Who’s biting the woylie and what are they transmitting?
Thompson, C., Smith, A., Wayne, A. and Thompson, A. (2010) Who’s biting the woylie and what are they transmitting? In: Ecological Society of Australia 2010 Annual Conference Sustaining biodiversity – the next 50 years (book of abstracts), 4 - 10 December, Canberra, ACT, Australia.
Prior to European settlement, the Woylie (or brush-tailed bettong) Bettongia penicillata, had a distribution over much of Australia. Over the next 180 years, the woylie distribution was reduced and became restricted to three principal areas in south-west Australia, namely Upper Warren, Tatanning and Dryandra. As part of the recovery plan, fox control and woylie relocations were initiated and by 1996 the woylie became the first Australian mammal to have its conservation status downgraded. However, since 2001 the number of woylies has declined rapidly, with capture rates indicating a 70–80% reduction in population sizes over a 5 year period. During the investigation into the recent decline, a distinct species of Trypanosoma was identified at high prevalence and studies have shown a correlation between parasite prevalence, high parasitaemia and woylie decline. In efforts to further understand this vector-borne parasite, sampling of haematophagic arthropods has focused on Tabanids, Sandflies, Fleas, Ticks and Midges in the Upper Warren and Karakamia regions. It is hoped that this understanding of the vector and its distribution will provide baseline data for future woylie relocation programs, safe-guarding against the inadvertent introduction of disease into naive populations or naive animals into infected populations, thus increasing the chances for success.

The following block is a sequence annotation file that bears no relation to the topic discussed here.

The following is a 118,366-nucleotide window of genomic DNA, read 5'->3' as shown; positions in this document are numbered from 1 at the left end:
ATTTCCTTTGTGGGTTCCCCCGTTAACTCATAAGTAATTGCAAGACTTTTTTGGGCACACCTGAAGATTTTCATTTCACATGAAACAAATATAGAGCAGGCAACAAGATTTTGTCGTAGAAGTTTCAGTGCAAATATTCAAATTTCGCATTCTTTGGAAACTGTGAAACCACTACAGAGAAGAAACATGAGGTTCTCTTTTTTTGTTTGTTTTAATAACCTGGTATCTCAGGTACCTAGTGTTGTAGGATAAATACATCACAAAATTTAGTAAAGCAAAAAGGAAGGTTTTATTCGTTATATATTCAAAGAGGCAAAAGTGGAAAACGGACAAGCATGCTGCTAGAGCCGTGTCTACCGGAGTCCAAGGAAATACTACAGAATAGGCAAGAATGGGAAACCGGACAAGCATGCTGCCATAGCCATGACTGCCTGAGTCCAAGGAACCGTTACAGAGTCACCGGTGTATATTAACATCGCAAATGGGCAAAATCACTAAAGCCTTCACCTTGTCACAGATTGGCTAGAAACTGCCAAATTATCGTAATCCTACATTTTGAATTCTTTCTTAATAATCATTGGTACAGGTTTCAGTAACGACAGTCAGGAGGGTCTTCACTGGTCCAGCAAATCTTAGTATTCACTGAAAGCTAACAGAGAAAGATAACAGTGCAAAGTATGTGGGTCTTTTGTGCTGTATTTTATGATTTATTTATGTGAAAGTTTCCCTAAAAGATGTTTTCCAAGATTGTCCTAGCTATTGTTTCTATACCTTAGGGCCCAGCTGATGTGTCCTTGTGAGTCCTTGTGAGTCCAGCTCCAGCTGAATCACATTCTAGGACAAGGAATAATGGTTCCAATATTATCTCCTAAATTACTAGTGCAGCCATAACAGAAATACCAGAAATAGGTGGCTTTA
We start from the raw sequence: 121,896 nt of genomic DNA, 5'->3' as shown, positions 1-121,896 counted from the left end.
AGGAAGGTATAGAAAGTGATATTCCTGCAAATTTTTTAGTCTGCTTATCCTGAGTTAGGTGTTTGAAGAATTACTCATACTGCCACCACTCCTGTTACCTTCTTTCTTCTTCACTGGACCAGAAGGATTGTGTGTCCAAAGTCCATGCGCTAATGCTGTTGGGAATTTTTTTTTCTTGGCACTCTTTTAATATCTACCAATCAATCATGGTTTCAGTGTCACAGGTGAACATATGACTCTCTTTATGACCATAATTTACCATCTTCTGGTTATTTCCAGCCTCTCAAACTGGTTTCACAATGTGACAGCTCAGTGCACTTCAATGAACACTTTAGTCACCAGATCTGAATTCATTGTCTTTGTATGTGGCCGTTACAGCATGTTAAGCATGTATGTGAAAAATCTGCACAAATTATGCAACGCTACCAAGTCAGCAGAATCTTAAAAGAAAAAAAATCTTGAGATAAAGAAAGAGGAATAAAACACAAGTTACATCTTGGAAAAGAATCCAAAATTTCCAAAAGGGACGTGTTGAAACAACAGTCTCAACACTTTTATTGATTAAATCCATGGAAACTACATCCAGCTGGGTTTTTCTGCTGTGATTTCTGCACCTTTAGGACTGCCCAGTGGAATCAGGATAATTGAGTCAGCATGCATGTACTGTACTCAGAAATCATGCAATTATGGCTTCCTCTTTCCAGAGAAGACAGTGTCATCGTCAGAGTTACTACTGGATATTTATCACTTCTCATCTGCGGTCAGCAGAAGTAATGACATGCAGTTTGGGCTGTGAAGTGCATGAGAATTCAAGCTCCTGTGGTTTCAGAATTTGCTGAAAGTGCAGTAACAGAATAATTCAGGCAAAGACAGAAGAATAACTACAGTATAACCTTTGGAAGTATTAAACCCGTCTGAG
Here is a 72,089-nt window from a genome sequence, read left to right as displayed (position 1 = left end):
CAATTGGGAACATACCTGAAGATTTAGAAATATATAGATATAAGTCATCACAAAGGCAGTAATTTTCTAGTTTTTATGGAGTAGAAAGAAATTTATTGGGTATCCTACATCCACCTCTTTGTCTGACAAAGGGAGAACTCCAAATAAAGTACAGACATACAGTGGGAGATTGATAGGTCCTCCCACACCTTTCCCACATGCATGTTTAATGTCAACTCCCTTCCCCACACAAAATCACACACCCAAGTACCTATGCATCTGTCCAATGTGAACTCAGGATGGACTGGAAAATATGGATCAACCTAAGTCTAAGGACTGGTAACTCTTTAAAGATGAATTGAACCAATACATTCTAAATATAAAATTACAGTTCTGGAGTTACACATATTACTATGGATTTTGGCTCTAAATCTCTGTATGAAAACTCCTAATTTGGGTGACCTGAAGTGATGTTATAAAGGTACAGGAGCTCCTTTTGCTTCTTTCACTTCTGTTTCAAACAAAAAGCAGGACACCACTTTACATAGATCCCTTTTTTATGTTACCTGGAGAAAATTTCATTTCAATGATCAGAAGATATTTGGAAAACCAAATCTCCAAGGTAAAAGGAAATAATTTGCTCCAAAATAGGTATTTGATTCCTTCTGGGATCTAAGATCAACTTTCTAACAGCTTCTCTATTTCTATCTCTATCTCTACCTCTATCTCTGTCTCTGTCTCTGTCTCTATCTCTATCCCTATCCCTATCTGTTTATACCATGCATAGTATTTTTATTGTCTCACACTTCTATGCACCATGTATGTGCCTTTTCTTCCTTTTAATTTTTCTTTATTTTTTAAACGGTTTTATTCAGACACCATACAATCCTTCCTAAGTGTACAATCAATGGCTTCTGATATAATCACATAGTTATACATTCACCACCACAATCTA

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|Murdoch Affiliation:||School of Veterinary and Biomedical Sciences|
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